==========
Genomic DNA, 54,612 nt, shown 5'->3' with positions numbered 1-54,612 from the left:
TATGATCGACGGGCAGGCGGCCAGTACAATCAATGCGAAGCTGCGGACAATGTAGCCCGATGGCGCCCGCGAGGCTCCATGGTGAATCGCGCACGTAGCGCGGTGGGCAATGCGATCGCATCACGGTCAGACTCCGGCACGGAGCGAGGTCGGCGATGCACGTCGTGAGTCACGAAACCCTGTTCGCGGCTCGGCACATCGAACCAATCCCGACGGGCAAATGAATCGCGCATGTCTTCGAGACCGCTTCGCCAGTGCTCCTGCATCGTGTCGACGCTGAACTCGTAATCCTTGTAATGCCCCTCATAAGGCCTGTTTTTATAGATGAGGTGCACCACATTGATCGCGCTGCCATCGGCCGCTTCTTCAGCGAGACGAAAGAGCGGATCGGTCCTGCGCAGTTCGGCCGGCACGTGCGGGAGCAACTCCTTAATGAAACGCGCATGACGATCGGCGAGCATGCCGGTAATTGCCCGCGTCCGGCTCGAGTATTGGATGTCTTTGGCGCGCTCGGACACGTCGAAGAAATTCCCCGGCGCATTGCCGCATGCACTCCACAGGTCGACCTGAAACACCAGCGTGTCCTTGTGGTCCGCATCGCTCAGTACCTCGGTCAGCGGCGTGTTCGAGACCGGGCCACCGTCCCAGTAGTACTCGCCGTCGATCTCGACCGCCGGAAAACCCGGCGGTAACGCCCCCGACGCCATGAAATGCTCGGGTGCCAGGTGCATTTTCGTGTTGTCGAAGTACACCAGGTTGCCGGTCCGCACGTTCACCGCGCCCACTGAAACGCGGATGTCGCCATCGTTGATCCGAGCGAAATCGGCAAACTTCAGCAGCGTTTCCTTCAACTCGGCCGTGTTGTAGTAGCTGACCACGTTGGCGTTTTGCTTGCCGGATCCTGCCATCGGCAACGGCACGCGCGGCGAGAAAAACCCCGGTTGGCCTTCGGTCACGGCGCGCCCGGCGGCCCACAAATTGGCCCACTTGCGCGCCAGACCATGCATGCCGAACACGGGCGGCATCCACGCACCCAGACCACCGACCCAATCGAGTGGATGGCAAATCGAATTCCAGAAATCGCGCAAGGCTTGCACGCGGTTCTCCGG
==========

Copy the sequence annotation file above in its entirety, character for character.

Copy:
Genomic DNA, 54,612 nt, shown 5'->3' with positions numbered 1-54,612 from the left:
TATGATCGACGGGCAGGCGGCCAGTACAATCAATGCGAAGCTGCGGACAATGTAGCCCGATGGCGCCCGCGAGGCTCCATGGTGAATCGCGCACGTAGCGCGGTGGGCAATGCGATCGCATCACGGTCAGACTCCGGCACGGAGCGAGGTCGGCGATGCACGTCGTGAGTCACGAAACCCTGTTCGCGGCTCGGCACATCGAACCAATCCCGACGGGCAAATGAATCGCGCATGTCTTCGAGACCGCTTCGCCAGTGCTCCTGCATCGTGTCGACGCTGAACTCGTAATCCTTGTAATGCCCCTCATAAGGCCTGTTTTTATAGATGAGGTGCACCACATTGATCGCGCTGCCATCGGCCGCTTCTTCAGCGAGACGAAAGAGCGGATCGGTCCTGCGCAGTTCGGCCGGCACGTGCGGGAGCAACTCCTTAATGAAACGCGCATGACGATCGGCGAGCATGCCGGTAATTGCCCGCGTCCGGCTCGAGTATTGGATGTCTTTGGCGCGCTCGGACACGTCGAAGAAATTCCCCGGCGCATTGCCGCATGCACTCCACAGGTCGACCTGAAACACCAGCGTGTCCTTGTGGTCCGCATCGCTCAGTACCTCGGTCAGCGGCGTGTTCGAGACCGGGCCACCGTCCCAGTAGTACTCGCCGTCGATCTCGACCGCCGGAAAACCCGGCGGTAACGCCCCCGACGCCATGAAATGCTCGGGTGCCAGGTGCATTTTCGTGTTGTCGAAGTACACCAGGTTGCCGGTCCGCACGTTCACCGCGCCCACTGAAACGCGGATGTCGCCATCGTTGATCCGAGCGAAATCGGCAAACTTCAGCAGCGTTTCCTTCAACTCGGCCGTGTTGTAGTAGCTGACCACGTTGGCGTTTTGCTTGCCGGATCCTGCCATCGGCAACGGCACGCGCGGCGAGAAAAACCCCGGTTGGCCTTCGGTCACGGCGCGCCCGGCGGCCCACAAATTGGCCCACTTGCGCGCCAGACCATGCATGCCGAACACGGGCGGCATCCACGCACCCAGACCACCGACCCAATCGAGTGGATGGCAAATCGAATTCCAGAAATCGCGCAAGGCTTGCACGCGGTTCTCCGG